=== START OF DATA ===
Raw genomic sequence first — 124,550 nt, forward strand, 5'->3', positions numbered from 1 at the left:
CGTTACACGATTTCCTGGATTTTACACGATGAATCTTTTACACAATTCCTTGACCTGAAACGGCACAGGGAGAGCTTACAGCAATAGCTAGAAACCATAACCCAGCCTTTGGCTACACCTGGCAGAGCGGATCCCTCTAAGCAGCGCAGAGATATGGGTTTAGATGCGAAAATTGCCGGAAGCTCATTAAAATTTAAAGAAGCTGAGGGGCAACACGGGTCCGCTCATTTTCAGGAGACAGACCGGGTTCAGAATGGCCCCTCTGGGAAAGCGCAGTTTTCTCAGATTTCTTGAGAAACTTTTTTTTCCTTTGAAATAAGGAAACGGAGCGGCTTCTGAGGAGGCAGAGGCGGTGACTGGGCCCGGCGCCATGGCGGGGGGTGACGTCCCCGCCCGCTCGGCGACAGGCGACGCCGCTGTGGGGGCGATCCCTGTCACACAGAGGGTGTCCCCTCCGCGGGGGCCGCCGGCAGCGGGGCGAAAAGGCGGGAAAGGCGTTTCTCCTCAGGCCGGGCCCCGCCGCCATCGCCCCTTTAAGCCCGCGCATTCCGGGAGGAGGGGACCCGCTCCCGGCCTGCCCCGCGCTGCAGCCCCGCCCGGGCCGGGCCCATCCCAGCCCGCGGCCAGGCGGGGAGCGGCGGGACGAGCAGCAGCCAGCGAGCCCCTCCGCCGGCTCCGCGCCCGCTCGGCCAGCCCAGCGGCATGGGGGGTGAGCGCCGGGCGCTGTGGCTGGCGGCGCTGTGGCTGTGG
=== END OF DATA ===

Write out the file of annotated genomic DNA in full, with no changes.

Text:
Raw genomic sequence first — 124,550 nt, forward strand, 5'->3', positions numbered from 1 at the left:
CGTTACACGATTTCCTGGATTTTACACGATGAATCTTTTACACAATTCCTTGACCTGAAACGGCACAGGGAGAGCTTACAGCAATAGCTAGAAACCATAACCCAGCCTTTGGCTACACCTGGCAGAGCGGATCCCTCTAAGCAGCGCAGAGATATGGGTTTAGATGCGAAAATTGCCGGAAGCTCATTAAAATTTAAAGAAGCTGAGGGGCAACACGGGTCCGCTCATTTTCAGGAGACAGACCGGGTTCAGAATGGCCCCTCTGGGAAAGCGCAGTTTTCTCAGATTTCTTGAGAAACTTTTTTTTCCTTTGAAATAAGGAAACGGAGCGGCTTCTGAGGAGGCAGAGGCGGTGACTGGGCCCGGCGCCATGGCGGGGGGTGACGTCCCCGCCCGCTCGGCGACAGGCGACGCCGCTGTGGGGGCGATCCCTGTCACACAGAGGGTGTCCCCTCCGCGGGGGCCGCCGGCAGCGGGGCGAAAAGGCGGGAAAGGCGTTTCTCCTCAGGCCGGGCCCCGCCGCCATCGCCCCTTTAAGCCCGCGCATTCCGGGAGGAGGGGACCCGCTCCCGGCCTGCCCCGCGCTGCAGCCCCGCCCGGGCCGGGCCCATCCCAGCCCGCGGCCAGGCGGGGAGCGGCGGGACGAGCAGCAGCCAGCGAGCCCCTCCGCCGGCTCCGCGCCCGCTCGGCCAGCCCAGCGGCATGGGGGGTGAGCGCCGGGCGCTGTGGCTGGCGGCGCTGTGGCTGTGG